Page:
Standing up for rail passengers in Parliament

Given recent disruption endured by Crawley rail commuters I welcome confirmation that the Department for Transport have commissioned a comprehensive Rail Review which will consider recommendations for reform to ensure the system benefits passengers and plays its part in supporting a stronger economy.

The review will be led by a former chief executive of British Airways and will build on work to bring management of trains and track closer together, as well as consideration of regional partnerships and how innovation can be used to improve services and passenger value for money.

The Transport Secretary will publish a White Paper based on recommendations of the review. Implementation of reforms is set to start from 2020.

It is of course the case that improvements are needed now. To this end I look forward to the upcoming session of the All-Party Parliamentary Group on Southern Rail next month; a platform for south east MPs to pursue concerns directly with the Government as well as management of trade unions and rail operators.

I have additionally contacted the Transport Secretary on behalf of commuters from Three Bridges, Crawley, Ifield and Gatwick stations in opposition to any potential rail fare rise.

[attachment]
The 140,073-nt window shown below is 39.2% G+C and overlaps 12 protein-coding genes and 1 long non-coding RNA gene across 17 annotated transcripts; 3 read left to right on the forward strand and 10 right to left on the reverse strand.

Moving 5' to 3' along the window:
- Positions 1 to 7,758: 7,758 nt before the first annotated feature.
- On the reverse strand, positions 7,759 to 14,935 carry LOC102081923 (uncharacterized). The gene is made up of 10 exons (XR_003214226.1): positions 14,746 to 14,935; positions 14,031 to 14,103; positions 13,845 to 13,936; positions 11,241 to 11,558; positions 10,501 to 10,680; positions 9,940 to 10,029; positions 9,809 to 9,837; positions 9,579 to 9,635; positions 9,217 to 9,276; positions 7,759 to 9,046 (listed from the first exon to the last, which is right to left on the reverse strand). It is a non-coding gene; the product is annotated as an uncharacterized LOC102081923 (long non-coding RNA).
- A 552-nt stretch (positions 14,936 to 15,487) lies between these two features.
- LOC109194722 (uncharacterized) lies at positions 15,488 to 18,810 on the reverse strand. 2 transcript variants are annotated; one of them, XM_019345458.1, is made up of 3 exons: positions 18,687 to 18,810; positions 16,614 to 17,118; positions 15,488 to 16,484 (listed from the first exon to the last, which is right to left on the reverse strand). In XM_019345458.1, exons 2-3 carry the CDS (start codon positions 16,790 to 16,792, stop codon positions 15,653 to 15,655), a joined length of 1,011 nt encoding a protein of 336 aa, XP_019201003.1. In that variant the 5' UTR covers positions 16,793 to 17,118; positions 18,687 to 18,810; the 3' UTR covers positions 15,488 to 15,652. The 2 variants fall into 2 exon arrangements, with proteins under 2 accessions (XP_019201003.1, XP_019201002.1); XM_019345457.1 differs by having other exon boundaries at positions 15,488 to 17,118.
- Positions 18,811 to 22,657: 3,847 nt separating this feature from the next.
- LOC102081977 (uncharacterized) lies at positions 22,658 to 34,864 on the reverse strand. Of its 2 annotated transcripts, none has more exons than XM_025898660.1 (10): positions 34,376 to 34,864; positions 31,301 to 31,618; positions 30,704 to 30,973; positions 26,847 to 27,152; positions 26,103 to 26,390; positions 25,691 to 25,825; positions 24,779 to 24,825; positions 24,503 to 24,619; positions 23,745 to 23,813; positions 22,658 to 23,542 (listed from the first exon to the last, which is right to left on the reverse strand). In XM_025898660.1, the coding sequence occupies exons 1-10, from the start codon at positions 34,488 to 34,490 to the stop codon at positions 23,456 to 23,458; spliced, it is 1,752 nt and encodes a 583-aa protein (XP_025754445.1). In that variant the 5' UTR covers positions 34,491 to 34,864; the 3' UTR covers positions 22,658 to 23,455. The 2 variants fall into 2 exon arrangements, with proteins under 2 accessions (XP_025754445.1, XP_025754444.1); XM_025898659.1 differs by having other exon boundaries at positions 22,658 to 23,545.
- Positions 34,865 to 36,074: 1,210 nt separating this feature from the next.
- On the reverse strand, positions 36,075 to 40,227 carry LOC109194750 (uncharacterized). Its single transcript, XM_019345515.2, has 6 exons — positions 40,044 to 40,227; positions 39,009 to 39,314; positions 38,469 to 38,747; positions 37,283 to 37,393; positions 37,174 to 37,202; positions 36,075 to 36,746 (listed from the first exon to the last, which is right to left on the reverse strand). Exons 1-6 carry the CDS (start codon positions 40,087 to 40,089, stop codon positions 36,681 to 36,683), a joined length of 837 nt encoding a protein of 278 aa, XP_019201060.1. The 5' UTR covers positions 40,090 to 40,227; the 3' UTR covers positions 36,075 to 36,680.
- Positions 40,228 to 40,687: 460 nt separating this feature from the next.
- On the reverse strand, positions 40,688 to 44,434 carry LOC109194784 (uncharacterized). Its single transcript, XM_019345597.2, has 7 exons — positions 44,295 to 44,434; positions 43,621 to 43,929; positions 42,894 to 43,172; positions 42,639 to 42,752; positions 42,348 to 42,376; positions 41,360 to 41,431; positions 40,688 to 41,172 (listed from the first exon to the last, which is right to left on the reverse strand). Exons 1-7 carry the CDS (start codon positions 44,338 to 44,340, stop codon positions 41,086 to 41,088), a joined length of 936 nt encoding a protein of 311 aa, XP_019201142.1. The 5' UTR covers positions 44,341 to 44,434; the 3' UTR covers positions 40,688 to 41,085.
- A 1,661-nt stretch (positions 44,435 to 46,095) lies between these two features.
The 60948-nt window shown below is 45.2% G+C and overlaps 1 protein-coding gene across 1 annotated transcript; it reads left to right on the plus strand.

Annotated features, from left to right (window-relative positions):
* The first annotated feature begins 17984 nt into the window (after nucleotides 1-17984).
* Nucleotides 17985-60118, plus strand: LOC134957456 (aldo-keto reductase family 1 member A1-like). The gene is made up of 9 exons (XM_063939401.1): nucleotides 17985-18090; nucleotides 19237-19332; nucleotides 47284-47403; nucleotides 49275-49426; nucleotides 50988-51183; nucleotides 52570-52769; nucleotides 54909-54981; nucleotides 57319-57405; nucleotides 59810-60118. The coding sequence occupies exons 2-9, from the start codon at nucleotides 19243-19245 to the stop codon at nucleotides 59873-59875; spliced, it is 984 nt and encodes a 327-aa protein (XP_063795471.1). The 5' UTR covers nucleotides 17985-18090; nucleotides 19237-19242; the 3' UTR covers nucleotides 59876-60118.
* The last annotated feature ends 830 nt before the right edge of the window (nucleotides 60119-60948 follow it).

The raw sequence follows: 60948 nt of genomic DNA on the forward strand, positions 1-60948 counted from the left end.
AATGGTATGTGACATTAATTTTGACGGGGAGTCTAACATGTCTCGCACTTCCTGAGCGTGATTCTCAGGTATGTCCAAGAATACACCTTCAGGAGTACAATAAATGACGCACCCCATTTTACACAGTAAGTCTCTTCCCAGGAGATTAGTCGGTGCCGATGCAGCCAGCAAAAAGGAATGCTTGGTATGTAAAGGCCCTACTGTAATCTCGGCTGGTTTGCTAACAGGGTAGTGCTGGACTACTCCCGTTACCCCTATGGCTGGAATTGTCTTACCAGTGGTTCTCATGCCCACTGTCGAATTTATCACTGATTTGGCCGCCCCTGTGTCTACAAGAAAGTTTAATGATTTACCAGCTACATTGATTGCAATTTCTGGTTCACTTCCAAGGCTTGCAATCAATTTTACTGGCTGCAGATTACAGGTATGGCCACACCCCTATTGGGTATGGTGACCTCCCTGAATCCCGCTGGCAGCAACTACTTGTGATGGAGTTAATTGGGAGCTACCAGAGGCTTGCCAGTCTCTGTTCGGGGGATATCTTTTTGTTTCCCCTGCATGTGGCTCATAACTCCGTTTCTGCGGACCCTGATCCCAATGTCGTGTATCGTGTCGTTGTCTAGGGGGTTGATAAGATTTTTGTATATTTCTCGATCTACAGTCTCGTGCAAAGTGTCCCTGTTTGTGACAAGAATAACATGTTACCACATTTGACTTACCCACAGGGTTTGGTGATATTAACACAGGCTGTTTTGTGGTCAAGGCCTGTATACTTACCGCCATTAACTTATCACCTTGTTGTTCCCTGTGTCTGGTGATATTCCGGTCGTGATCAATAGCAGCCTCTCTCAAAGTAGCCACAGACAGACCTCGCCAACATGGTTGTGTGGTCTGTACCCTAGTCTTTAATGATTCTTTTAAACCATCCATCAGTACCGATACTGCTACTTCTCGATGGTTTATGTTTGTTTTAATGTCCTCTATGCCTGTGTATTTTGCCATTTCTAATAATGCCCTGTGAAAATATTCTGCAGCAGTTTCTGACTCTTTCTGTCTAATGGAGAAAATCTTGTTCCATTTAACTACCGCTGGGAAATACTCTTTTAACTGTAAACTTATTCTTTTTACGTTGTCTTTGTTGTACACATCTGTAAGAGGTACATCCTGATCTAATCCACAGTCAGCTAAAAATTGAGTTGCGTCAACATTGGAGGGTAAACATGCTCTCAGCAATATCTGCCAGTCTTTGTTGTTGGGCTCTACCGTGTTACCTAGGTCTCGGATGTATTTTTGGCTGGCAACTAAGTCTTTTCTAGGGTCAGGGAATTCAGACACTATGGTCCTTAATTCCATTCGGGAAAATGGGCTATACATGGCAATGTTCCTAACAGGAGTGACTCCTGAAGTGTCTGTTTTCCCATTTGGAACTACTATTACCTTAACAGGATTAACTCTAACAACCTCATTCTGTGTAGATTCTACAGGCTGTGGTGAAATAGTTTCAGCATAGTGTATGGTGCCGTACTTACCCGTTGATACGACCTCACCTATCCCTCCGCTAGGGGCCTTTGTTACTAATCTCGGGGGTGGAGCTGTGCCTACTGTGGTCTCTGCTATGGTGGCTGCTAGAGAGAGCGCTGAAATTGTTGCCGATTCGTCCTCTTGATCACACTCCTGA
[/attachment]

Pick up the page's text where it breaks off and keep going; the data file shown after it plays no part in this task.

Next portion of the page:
In my letter to Chris Grayling, I stated that while there has been a nine-fold increase in rail investment since privatisation, from £698 million in 1994-95 to £6.84 billion in 2013-14; there remains more to do to provide the service expected by regular commuters and other passengers.

A return to a state-run monopoly would mean less investment and a worse service. This is not a step we can afford to take. Passenger journeys have more than doubled in the last two decades, from 735 million to 1.73 billion. Sustained investment is ongoing, with Government backing worth £48 billion over the next five years.

I continue to follow up with Govia Thameslink Railway to impress upon them that in addition to people being delayed getting to and from work, ongoing issues need to be rectified in recognition of the significant impact that regular delays have on jobs and everyday family life.

Henry Smith MP